Definitions

from The American Heritage® Dictionary of the English Language, 5th Edition.

  • noun An overland expedition, especially one for hunting or exploring in eastern Africa.
  • noun A journey or trip.

from The Century Dictionary.

  • noun A caravan.

from Wiktionary, Creative Commons Attribution/Share-Alike License.

  • noun A trip into any undeveloped area to see, photograph or hunt wild animals in their own environment.

from WordNet 3.0 Copyright 2006 by Princeton University. All rights reserved.

  • noun an overland journey by hunters (especially in Africa)

Etymologies

from The American Heritage® Dictionary of the English Language, 4th Edition

[Arabic safarīya, safari, journey, from safar, journey; see špr in Semitic roots.]

from Wiktionary, Creative Commons Attribution/Share-Alike License

From Swahili safari, from Arabic سفر (safara, "travel").

Examples

  • For some unknown reason, I get a major energy boost and continue on my word safari going nowhere.

    Portia's Exclusive and Confidential Rules on True Friendship

  • For some unknown reason, I get a major energy boost and continue on my word safari going nowhere.

    Portia's Exclusive and Confidential Rules on True Friendship

  • For some unknown reason, I get a major energy boost and continue on my word safari going nowhere.

    Portia's Exclusive and Confidential Rules on True Friendship

  • For some unknown reason, I get a major energy boost and continue on my word safari going nowhere.

    Portia's Exclusive and Confidential Rules on True Friendship

  • He apologised for the delays etc and wished us a happy safari (safari is Swahili for 'journey') and then we were on our way to the bus station.

    TravelPod.com Recent Updates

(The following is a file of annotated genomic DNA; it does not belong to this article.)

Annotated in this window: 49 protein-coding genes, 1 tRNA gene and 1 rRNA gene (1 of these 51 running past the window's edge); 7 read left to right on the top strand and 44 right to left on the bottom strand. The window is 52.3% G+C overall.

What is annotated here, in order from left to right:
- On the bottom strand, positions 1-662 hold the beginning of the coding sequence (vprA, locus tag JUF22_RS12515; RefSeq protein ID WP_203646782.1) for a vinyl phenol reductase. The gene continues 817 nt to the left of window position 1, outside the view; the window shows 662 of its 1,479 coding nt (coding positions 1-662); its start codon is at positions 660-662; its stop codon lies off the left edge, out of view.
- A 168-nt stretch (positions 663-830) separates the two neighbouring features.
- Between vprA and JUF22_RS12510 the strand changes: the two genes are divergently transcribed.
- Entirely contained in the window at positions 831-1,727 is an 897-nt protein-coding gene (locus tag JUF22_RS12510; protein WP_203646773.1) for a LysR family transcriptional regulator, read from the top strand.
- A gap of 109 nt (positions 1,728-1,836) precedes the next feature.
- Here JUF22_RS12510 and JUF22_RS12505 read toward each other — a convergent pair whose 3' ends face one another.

• The second is Richard Francis Burton, "the secret agent and explorer who introduced the word 'safari' to the English language," the translator into English of the "Kama Sutra" and "The Arabian Nights," whose "myth as a man rested not just on his carefully objective work but also on his personal appeal as a libertine, experimenter, and worldly figure who not only had knowledge but had lived it."

    Deborah Lutz's "Pleasure Bound," on Victorian sex rebels

  • The second is Richard Francis Burton, "the secret agent and explorer who introduced the word 'safari' to the English language," the translator into English of the "Kama Sutra" and "The Arabian Nights," whose "myth as a man rested not just on his carefully objective work but also on his personal appeal as a libertine, experimenter, and worldly figure who not only had knowledge but had lived it."

    Deborah Lutz's "Pleasure Bound," on Victorian sex rebels

  • "The audience will take what we call a safari, which in Swahili means a journey, to that area."

    daytondailynews.com - News

  • "The audience will take what we call a safari, which in Swahili means a journey, to that area."

    daytondailynews.com - News

  • By the end of Queen Victoria’s reign, the word safari had begun to evoke in the minds of her subjects engravings of storied hunting grounds along the Cape of Good Hope; watercolors presenting the curious spectacle of a Masai warrior posing stiffly beside an acacia in his regional “costume”; pen-and-ink depictions of jungle lilies previously unknown to European botanists; or drawings of big cats paying surprise visits to men making camp for the night.

    The English Is Coming!

Comments

Log in or sign up to get involved in the conversation. It's quick and easy.